As the newest member of Philanthropy Northwest's team, I thought I would introduce myself by sharing my experiences with our region, the nonprofit sector, Native communities — and a good story about a dinosaur. (Wait for it.)
Born and raised in Yakima, Washington, I graduated from the University of Washington in 1991 and began working in Nordstrom's cash management and sales audit division. After more than a decade there, I decided I wanted to try working someplace smaller, where I could have more of an impact. A friend offered me a job in the finance office at United Indians of All Tribes Foundation, a Native American cultural and social-services organization also based in Seattle.
Housed in the Daybreak Star Cultural Center in Seattle's Magnolia neighborhood, UIATF has many social programs, such as a facility for homeless youth, a preschool for low-income families, and the Ina Maka family visiting program. It also offers cultural events, including the annual Seafair Pow Wow.
Whenever people ask me about the best part of working at United Indians, the answer is always “the people.” It always amazes me how many talented, hard-working and caring people are willing to devote so much time and energy to people and programs they care about. From my role in the finance office, I also learned a lot about the financial challenges that so many nonprofits face, impacting their ability to offer programs and services, hire staff and even raise funds. At the board and executive level, leaders must focus on achieving long-term financial stability so the rest of the staff can focus on delivering programs and services.
My first week at Philanthropy Northwest I was in a meeting where someone on staff started talking about bridge loans for nonprofits and I wanted to yell, ”Yes! They need bridge loans!” My next thought was of the risk involved in loaning money to small organizations. I hope my experiences working at both a large corporation and a small nonprofit can bring valuable perspective to Philanthropy Northwest’s network.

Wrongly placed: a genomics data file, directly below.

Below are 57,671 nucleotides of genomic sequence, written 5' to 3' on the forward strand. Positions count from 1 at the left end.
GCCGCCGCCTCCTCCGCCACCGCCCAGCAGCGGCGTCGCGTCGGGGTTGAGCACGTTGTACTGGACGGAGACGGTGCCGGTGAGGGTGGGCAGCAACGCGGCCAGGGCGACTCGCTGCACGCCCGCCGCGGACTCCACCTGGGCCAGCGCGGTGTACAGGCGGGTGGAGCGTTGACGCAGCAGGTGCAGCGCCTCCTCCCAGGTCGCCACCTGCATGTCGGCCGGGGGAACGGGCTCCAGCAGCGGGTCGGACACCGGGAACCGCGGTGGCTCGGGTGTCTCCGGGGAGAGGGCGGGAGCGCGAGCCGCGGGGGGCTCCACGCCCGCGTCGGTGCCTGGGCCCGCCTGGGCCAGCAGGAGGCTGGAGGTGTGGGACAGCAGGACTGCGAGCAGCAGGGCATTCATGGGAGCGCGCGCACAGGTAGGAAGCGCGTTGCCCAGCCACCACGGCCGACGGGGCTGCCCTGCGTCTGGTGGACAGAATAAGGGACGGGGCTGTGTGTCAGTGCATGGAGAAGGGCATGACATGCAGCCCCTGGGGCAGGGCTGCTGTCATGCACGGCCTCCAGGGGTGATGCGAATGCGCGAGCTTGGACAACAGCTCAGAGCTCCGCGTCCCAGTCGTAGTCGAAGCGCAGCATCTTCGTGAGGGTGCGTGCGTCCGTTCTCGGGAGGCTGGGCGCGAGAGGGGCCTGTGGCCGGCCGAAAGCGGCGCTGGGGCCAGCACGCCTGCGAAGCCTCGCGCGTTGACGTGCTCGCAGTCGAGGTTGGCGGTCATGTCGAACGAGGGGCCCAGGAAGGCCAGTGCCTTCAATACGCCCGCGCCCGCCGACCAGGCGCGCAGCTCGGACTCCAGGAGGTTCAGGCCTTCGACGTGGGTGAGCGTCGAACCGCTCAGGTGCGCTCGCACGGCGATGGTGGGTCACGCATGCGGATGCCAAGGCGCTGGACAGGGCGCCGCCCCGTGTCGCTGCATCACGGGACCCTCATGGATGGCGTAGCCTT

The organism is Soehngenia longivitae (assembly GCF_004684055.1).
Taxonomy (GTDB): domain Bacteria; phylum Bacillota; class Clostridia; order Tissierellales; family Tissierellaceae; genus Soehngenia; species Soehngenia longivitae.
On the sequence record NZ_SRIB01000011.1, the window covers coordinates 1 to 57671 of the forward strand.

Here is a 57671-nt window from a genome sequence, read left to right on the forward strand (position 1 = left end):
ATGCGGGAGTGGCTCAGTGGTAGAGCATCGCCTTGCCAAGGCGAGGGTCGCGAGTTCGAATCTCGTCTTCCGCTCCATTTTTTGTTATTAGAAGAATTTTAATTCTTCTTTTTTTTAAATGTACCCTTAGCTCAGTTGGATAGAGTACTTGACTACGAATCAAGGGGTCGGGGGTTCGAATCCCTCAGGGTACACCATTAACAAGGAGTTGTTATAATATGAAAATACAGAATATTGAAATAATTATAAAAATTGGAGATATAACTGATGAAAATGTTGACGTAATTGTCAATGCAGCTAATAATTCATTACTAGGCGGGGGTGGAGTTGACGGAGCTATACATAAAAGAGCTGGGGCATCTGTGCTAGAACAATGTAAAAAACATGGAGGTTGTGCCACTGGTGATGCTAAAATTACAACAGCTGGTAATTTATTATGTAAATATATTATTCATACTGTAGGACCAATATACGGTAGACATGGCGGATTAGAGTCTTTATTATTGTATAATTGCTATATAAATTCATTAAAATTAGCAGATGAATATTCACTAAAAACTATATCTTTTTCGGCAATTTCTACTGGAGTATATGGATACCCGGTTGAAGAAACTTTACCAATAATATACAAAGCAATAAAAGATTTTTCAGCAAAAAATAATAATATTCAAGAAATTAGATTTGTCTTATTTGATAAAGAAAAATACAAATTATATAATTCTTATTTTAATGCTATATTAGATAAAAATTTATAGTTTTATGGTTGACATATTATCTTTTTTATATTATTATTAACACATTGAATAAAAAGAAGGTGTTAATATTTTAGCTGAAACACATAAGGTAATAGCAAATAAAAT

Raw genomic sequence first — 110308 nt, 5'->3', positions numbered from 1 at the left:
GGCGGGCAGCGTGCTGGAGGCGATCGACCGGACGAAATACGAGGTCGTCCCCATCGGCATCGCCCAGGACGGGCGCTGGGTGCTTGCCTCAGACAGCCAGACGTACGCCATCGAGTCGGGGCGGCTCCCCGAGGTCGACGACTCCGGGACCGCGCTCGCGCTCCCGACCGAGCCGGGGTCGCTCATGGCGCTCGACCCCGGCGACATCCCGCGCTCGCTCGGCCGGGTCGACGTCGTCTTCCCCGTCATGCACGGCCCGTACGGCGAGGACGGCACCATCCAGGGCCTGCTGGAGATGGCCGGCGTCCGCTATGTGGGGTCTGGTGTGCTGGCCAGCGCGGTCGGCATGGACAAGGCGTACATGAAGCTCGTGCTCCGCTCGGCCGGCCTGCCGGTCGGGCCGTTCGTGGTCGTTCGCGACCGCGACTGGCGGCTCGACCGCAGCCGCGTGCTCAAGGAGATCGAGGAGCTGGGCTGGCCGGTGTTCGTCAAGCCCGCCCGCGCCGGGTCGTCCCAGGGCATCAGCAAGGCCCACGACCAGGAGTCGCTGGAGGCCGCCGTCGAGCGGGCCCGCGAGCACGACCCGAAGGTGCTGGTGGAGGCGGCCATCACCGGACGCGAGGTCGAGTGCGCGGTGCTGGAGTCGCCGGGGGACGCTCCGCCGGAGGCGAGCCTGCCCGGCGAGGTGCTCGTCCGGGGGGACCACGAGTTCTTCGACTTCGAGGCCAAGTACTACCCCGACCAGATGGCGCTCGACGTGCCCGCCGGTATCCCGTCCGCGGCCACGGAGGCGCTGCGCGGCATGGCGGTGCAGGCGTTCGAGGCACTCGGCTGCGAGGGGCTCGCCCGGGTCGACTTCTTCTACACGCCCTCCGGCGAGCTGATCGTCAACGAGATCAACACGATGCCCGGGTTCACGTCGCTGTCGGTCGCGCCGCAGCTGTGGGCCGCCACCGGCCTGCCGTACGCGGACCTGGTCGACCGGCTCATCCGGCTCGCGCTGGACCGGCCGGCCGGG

Cross-Sector Success in the Field
Now the story about a dinosaur: I’m an amateur paleontologist and I spend a lot of my free time looking for fossils. Jason Love, a friend from my University of Washington days, and I taught ourselves a lot about finding and identifying fossils on the beaches of central Oregon. We decided to go to eastern Montana and look for dinosaur fossils in the early 2000s. For the first five years or so, it was mostly misadventures with cows, rattlesnakes, canoes and thunderstorms! We gradually got better, however.
Our fortunes really changed in 2014, when we were scouting (anyone can hike on Bureau of Land Management land, but only professional paleontologists can dig and collect) some patches of badlands in remote eastern Montana that seemed untouched by anyone and were thick with fossilized bone. While searching the patch in 2015, we found a sandstone block with an impression of a Thescelosaurus spinal column — the best thing we had ever found. At the end of the trip, we found a weathered block of sandstone with honeycombed vertebrae poking out — a sign that the animal may have been a therapod. But the bones were incredibly weathered and rough; most likely they were just isolated fragments.
This summer, the Burke Museum field team was able to prep and excavate the Thescelosaurus block. In July, they decided to give the therapod site a try. It succeeded more than anyone hoped, and it looks like an entire Tyrannosaurus skull may have been found, along with ribs, vertebrae and part of the hip. They hope to find even more bones next summer.
This project shows what can happen when government, the private sector and volunteers all work together. The fossil was found on federally managed land. Jason and I are volunteers working with the University of Washington. The team excavating the Tyrannosaurus — it will take hundreds of hours to remove all the bones — is comprised of Burke Museum and University of Washington staff, students and volunteers. The Burke Museum's field team is funded both publicly and privately. With luck, all the work of these groups will result in our "Tufts-Love Rex" fossil on display in the new Burke Museum in 2019.
I hope this story touches on some of the values of Philanthropy Northwest’s Strategy Framework, such as cross-sector networks, honoring our past, and the ability to assess and learn from results. I look forward to contributing to my community, both as a member of Philanthropy Northwest and with my volunteer work.
Luke Tufts is Philanthropy Northwest's new bookkeeper. He can be reached at firstname.lastname@example.org.